All those years ago
During our junior year of college, both L and I spent semesters studying abroad in Spain and England, respectively. L’s semester began before mine with a two or three week mini-mester and ended with a short break that just happened to coincide with my arrival in Oxford, and so he flew up to see me and the cold, gray sights of the UK. I was already lonely in my sparse single room in the flat that I shared with five other British students. The trip over had been brutal – I hadn’t slept a wink, and no one from the school had come to meet me at the airport and help me and my two half-ton bags navigate the two-hour trip from Gatwick Airport to Oxford. It had only been a few days since I’d arrived, but when I saw L walking down the street out my common area window, I could have cried from happiness to see a familiar face.
The visit was brief and after I watched him pull away on the Tube back to Heathrow, I walked the three dreary blocks back to my flat with plodding steps. I spent the next week mostly holed in my room, listening to Guster’s Lost and Gone Forever album on repeat through my Walkman headphones. There was just enough woe and pep mixed together in that album to concoct a perfect blend for my adolescent romantic melancholia, and I wrote several letters to Spain under its influence. (Letters that L should not show to anyone. Under pain of death. Forever and ever, amen.) To this day I can’t hear one song on that album without being transported straight back to that stark 12 x 12 room with its tiny sink and chest of drawers.
That semester continued to be hard for me, for reasons that were more justifiable than the old cliche of missing my boyfriend. For the first time in my life I experienced real, aching loneliness. I didn’t make many friends, the weather was cloudy, cold and overcast for almost the entire duration of my stay, and I had to cook for myself. (Which, if you’ve read much of this blog should tell you how well I ate while I was there. My cooking + English food = instant weight loss.) I grew up a lot in those three months, and a whole lot more in the two weeks at the end of my term when I traveled solo through Europe, sharing bunk beds in hostels with the plastic-bag-laden homeless and navigating the Frankfurt police system after my wallet was stolen by a ring of Gypsies. (Ok, probably just one Gypsy. BUT YOU NEVER KNOW.)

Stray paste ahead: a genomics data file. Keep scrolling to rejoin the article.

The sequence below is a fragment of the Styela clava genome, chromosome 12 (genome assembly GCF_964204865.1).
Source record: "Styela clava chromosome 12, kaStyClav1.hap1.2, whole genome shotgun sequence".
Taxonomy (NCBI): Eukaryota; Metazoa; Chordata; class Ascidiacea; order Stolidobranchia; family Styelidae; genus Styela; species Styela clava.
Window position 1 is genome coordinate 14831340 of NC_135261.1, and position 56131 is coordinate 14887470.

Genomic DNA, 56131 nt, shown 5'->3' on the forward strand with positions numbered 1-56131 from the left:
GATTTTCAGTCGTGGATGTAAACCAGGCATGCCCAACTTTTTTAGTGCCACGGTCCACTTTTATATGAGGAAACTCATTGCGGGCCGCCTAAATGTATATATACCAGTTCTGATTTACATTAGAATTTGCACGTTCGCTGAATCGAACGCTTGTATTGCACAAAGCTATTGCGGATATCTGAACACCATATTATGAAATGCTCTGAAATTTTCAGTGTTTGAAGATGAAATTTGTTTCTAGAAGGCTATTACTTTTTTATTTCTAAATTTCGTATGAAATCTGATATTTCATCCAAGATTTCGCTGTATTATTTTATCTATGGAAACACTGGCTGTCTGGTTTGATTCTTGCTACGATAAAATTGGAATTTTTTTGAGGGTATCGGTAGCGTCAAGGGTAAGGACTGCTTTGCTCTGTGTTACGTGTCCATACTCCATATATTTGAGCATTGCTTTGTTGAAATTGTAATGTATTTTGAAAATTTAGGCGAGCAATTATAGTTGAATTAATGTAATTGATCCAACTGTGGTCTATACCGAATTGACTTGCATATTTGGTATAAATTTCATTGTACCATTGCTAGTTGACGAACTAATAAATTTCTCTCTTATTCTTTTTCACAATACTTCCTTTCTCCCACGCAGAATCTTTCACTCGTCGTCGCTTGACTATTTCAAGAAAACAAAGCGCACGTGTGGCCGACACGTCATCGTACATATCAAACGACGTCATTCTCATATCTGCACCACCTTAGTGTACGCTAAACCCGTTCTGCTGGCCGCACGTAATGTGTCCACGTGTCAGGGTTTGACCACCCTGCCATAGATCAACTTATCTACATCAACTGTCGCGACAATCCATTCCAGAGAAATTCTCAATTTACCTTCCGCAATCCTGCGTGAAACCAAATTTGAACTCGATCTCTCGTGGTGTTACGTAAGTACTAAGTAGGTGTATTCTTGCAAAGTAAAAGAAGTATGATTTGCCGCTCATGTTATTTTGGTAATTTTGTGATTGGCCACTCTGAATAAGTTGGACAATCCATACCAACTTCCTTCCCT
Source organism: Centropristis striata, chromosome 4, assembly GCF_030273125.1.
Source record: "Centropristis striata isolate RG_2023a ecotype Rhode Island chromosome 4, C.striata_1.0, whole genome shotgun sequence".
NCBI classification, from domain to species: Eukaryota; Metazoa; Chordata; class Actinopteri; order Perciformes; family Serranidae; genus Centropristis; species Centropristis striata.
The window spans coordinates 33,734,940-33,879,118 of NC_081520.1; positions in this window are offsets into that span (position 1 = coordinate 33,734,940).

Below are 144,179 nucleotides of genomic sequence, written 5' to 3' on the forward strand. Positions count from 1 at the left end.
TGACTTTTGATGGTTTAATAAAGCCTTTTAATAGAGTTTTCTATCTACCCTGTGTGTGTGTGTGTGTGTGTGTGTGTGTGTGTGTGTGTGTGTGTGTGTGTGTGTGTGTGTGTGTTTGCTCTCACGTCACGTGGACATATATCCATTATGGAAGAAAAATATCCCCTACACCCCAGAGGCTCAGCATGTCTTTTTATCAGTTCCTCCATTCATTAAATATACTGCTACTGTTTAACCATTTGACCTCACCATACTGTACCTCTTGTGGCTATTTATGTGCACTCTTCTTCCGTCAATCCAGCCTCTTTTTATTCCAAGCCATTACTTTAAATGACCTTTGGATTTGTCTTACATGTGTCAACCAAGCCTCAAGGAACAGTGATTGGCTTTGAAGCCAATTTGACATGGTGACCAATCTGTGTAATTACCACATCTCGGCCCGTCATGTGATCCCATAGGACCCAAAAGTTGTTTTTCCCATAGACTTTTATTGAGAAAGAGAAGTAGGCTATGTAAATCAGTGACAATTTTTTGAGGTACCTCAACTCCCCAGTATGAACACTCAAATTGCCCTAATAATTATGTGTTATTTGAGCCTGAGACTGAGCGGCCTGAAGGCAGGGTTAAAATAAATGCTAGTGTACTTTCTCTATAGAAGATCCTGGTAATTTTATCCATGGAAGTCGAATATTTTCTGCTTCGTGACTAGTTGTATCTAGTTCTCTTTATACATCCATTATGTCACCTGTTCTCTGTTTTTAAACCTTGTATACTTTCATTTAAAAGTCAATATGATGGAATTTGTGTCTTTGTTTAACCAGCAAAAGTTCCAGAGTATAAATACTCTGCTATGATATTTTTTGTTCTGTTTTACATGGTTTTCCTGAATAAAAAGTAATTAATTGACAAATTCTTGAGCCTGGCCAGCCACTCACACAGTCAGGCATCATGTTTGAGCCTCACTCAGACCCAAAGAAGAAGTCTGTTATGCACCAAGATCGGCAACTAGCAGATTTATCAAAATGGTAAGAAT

After returning home and starting senior year the next fall, L and I began talking about what was going to come next for us – where each of us thought we might be headed after graduating, and whether that place would include the other. And when the big “M” word started to come up, I started to wonder if I was really ready to commit to such a big decision. I was only twenty-one, for Pete’s sake. Who makes life decisions like that at twenty-one?
Well as it turned out, [SPOILER ALERT] we did. We decided to get married. And one of the factors that helped me to make that decision was my experience during that desolate semester in England. Were it not for that semester, I probably would have suggested we wait, and be on our own a bit before joining forces and taking on a life together. But in a way, I felt like I had already had a taste of some pretty heavy self-reliance. And even though it wasn’t the same as finding an apartment on my own, and supporting myself with a job and paying my own bills, it was enough to make me feel as though I had taken on some particularly hairy self-examination and come out on the other side, armed with knowledge of myself I hadn’t previously had. And one part of that self knowledge was: I loved L.
So, nine years ago today, we got hitched. And a lot of people might say things here like “and it was the best decision I ever made,” or “and we haven’t looked back,” or “and I can’t imagine life any other way,” But what I want to say is simply this: all the joy we have experienced in these years of marriage has been hard-won, and continues to be something we fight for. And what I have come to realize in the last few years especially is that what we were really promising to do nine years ago was to choose each other over and over again, even when we’d rather choose almost anything else instead. And so we do. And we will.
Last night as L and I went out for our anniversary date to get frozen yogurt (Year Nine: the yogurt anniversary. Also: the economic recession anniversary) who should be on the radio but good old Guster, singing “Do You Love Me,” one of the tracks from their new, not-yet-released album Easy, Wonderful. I do believe they might have been playing it just for us.
To L, on our hard-won ninth anniversary. Take it away, Guster.